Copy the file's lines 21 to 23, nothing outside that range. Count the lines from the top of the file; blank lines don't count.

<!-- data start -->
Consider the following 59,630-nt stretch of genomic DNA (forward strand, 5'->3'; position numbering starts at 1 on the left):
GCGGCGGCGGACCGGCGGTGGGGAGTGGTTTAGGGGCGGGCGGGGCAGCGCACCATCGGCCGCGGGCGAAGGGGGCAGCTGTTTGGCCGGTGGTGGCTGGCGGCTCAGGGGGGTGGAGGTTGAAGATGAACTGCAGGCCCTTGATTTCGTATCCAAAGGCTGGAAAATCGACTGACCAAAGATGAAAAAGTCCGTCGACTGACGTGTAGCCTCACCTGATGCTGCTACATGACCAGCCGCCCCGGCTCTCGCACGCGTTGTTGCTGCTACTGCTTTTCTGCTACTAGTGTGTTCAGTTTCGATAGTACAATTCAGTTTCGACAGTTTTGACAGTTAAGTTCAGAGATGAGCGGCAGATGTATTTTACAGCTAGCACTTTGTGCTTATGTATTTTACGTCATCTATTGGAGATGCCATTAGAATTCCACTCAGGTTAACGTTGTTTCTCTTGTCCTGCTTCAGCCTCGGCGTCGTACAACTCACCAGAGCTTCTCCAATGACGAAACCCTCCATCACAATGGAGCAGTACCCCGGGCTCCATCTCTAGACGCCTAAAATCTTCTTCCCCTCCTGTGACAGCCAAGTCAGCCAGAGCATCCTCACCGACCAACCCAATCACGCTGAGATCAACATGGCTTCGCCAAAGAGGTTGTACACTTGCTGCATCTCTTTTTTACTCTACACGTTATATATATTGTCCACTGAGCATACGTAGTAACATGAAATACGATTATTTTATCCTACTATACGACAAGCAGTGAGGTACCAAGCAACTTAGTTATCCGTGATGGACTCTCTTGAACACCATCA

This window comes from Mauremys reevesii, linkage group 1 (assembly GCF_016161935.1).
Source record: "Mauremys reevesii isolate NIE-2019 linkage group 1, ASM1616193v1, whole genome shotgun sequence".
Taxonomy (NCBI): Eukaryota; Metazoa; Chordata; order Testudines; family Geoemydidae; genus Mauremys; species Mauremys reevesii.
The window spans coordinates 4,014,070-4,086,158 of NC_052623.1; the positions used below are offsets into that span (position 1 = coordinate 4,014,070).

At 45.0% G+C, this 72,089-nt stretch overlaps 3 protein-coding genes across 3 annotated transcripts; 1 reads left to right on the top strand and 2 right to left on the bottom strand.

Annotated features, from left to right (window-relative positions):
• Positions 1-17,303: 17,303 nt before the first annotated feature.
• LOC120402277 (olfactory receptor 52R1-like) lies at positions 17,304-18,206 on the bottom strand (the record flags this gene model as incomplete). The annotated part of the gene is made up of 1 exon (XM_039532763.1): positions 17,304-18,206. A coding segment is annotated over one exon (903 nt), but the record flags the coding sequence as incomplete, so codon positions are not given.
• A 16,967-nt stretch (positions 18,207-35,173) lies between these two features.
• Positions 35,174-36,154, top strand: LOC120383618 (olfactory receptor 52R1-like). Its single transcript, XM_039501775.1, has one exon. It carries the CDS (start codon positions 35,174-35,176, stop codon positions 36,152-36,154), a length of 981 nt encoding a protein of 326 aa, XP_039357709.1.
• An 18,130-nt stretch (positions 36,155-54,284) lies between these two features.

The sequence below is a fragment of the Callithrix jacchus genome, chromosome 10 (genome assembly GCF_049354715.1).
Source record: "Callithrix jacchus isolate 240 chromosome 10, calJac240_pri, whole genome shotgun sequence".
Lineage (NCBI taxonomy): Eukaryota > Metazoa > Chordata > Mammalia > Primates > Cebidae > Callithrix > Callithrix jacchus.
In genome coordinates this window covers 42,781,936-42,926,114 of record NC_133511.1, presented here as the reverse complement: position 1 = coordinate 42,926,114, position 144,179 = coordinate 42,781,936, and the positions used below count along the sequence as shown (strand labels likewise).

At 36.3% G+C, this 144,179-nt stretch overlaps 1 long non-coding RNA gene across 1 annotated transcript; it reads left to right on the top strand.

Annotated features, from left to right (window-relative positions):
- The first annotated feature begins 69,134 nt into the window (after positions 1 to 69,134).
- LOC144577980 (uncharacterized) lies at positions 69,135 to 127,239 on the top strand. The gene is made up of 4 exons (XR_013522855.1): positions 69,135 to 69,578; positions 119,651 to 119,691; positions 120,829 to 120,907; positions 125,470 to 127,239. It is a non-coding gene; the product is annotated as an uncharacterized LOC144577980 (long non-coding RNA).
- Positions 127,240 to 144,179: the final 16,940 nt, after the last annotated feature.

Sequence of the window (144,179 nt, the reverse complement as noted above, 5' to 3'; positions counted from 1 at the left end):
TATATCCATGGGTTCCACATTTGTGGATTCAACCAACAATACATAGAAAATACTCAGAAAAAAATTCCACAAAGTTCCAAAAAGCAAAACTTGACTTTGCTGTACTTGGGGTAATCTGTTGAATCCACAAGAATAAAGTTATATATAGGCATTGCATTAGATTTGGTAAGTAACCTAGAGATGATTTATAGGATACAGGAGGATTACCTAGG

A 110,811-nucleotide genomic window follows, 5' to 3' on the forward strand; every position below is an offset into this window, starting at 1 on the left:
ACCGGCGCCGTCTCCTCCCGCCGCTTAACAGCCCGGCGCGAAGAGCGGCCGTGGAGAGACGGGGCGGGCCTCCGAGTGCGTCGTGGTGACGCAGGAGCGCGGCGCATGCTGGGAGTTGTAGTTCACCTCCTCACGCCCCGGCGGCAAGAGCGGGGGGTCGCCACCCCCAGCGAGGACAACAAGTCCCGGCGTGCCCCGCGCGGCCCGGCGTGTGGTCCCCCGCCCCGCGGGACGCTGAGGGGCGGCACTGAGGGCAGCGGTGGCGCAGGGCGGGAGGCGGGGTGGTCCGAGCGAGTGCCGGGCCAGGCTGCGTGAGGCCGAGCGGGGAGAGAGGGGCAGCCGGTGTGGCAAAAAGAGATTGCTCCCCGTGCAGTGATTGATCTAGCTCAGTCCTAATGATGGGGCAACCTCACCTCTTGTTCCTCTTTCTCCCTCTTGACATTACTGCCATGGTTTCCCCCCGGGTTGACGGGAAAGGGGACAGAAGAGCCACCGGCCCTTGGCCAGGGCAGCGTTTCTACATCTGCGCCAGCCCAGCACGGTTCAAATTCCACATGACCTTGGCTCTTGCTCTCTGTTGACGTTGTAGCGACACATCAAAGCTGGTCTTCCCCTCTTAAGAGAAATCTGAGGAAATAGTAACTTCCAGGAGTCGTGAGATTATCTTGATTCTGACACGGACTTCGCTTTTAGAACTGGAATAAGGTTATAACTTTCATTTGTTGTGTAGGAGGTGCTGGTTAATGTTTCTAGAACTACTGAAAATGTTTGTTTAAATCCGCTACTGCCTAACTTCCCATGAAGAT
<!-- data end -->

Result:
- LOC144577980 (uncharacterized) lies at positions 69,135 to 127,239 on the top strand. The gene is made up of 4 exons (XR_013522855.1): positions 69,135 to 69,578; positions 119,651 to 119,691; positions 120,829 to 120,907; positions 125,470 to 127,239. It is a non-coding gene; the product is annotated as an uncharacterized LOC144577980 (long non-coding RNA).
- Positions 127,240 to 144,179: the final 16,940 nt, after the last annotated feature.

Sequence of the window (144,179 nt, the reverse complement as noted above, 5' to 3'; positions counted from 1 at the left end):